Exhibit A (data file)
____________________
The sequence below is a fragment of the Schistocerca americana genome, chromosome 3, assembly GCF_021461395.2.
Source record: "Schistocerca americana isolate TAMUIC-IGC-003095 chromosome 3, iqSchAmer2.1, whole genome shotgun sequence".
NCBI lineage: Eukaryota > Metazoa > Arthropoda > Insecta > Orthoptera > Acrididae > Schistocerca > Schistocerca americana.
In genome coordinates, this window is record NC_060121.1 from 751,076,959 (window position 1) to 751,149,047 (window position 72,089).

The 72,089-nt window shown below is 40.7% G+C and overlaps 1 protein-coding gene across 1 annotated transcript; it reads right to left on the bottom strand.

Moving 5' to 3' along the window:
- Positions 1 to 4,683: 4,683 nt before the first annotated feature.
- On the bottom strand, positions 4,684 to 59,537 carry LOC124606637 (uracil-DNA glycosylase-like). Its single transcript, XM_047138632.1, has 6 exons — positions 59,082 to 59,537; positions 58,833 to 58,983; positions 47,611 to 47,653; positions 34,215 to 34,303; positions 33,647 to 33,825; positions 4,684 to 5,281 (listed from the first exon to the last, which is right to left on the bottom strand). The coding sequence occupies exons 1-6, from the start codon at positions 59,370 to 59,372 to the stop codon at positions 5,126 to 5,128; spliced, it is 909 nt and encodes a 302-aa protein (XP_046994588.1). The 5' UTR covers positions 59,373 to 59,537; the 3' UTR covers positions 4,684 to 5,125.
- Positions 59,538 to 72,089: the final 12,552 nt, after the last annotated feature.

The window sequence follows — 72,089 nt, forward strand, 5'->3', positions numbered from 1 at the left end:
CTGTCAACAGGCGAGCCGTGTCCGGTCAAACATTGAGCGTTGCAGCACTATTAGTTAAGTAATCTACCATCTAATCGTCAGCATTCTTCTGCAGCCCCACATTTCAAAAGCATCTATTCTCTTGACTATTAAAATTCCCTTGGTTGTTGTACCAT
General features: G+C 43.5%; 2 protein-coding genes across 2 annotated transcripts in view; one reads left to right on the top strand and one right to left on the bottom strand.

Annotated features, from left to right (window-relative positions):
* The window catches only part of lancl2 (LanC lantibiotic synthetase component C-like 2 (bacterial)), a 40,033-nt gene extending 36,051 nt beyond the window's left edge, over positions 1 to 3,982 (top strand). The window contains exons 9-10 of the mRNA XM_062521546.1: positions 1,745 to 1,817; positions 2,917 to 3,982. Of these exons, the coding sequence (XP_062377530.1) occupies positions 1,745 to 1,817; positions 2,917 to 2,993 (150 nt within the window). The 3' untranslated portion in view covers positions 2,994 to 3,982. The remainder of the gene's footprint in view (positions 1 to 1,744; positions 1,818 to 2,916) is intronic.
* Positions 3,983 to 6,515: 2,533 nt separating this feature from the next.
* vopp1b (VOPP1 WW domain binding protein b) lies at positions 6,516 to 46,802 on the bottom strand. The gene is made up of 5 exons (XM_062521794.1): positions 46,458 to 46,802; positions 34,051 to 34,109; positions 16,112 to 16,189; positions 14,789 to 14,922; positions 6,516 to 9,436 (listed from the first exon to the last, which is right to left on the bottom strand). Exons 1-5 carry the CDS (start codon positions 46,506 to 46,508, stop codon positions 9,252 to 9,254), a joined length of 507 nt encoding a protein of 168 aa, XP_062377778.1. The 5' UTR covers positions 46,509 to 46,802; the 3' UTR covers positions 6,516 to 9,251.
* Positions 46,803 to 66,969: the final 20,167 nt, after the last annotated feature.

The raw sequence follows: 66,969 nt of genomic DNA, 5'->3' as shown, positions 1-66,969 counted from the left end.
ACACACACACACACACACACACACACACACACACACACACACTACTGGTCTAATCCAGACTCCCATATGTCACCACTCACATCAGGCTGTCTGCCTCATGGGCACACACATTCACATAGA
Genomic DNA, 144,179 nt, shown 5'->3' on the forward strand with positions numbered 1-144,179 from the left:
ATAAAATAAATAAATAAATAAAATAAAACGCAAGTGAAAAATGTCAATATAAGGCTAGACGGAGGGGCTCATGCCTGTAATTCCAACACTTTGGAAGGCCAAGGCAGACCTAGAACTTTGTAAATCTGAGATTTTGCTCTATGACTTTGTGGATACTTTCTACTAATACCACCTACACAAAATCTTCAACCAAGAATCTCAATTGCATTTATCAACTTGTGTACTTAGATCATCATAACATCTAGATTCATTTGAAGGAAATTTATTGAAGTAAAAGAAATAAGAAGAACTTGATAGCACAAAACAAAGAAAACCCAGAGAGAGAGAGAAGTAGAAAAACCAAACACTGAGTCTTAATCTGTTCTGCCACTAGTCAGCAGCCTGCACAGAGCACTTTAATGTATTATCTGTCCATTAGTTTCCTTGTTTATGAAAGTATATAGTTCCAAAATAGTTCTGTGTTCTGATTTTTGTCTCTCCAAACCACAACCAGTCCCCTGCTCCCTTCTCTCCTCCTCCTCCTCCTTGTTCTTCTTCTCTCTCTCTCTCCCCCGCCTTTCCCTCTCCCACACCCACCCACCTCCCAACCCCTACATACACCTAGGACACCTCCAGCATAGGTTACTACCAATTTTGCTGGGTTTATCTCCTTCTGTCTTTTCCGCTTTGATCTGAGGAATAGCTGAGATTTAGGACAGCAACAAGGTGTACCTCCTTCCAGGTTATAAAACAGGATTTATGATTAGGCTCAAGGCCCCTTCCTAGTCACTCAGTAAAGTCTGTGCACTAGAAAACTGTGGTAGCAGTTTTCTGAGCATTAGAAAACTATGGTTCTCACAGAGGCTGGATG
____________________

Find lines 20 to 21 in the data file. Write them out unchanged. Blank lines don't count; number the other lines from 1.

Genomic DNA, 144,179 nt, shown 5'->3' on the forward strand with positions numbered 1-144,179 from the left:
ATAAAATAAATAAATAAATAAAATAAAACGCAAGTGAAAAATGTCAATATAAGGCTAGACGGAGGGGCTCATGCCTGTAATTCCAACACTTTGGAAGGCCAAGGCAGACCTAGAACTTTGTAAATCTGAGATTTTGCTCTATGACTTTGTGGATACTTTCTACTAATACCACCTACACAAAATCTTCAACCAAGAATCTCAATTGCATTTATCAACTTGTGTACTTAGATCATCATAACATCTAGATTCATTTGAAGGAAATTTATTGAAGTAAAAGAAATAAGAAGAACTTGATAGCACAAAACAAAGAAAACCCAGAGAGAGAGAGAAGTAGAAAAACCAAACACTGAGTCTTAATCTGTTCTGCCACTAGTCAGCAGCCTGCACAGAGCACTTTAATGTATTATCTGTCCATTAGTTTCCTTGTTTATGAAAGTATATAGTTCCAAAATAGTTCTGTGTTCTGATTTTTGTCTCTCCAAACCACAACCAGTCCCCTGCTCCCTTCTCTCCTCCTCCTCCTCCTTGTTCTTCTTCTCTCTCTCTCTCCCCCGCCTTTCCCTCTCCCACACCCACCCACCTCCCAACCCCTACATACACCTAGGACACCTCCAGCATAGGTTACTACCAATTTTGCTGGGTTTATCTCCTTCTGTCTTTTCCGCTTTGATCTGAGGAATAGCTGAGATTTAGGACAGCAACAAGGTGTACCTCCTTCCAGGTTATAAAACAGGATTTATGATTAGGCTCAAGGCCCCTTCCTAGTCACTCAGTAAAGTCTGTGCACTAGAAAACTGTGGTAGCAGTTTTCTGAGCATTAGAAAACTATGGTTCTCACAGAGGCTGGATG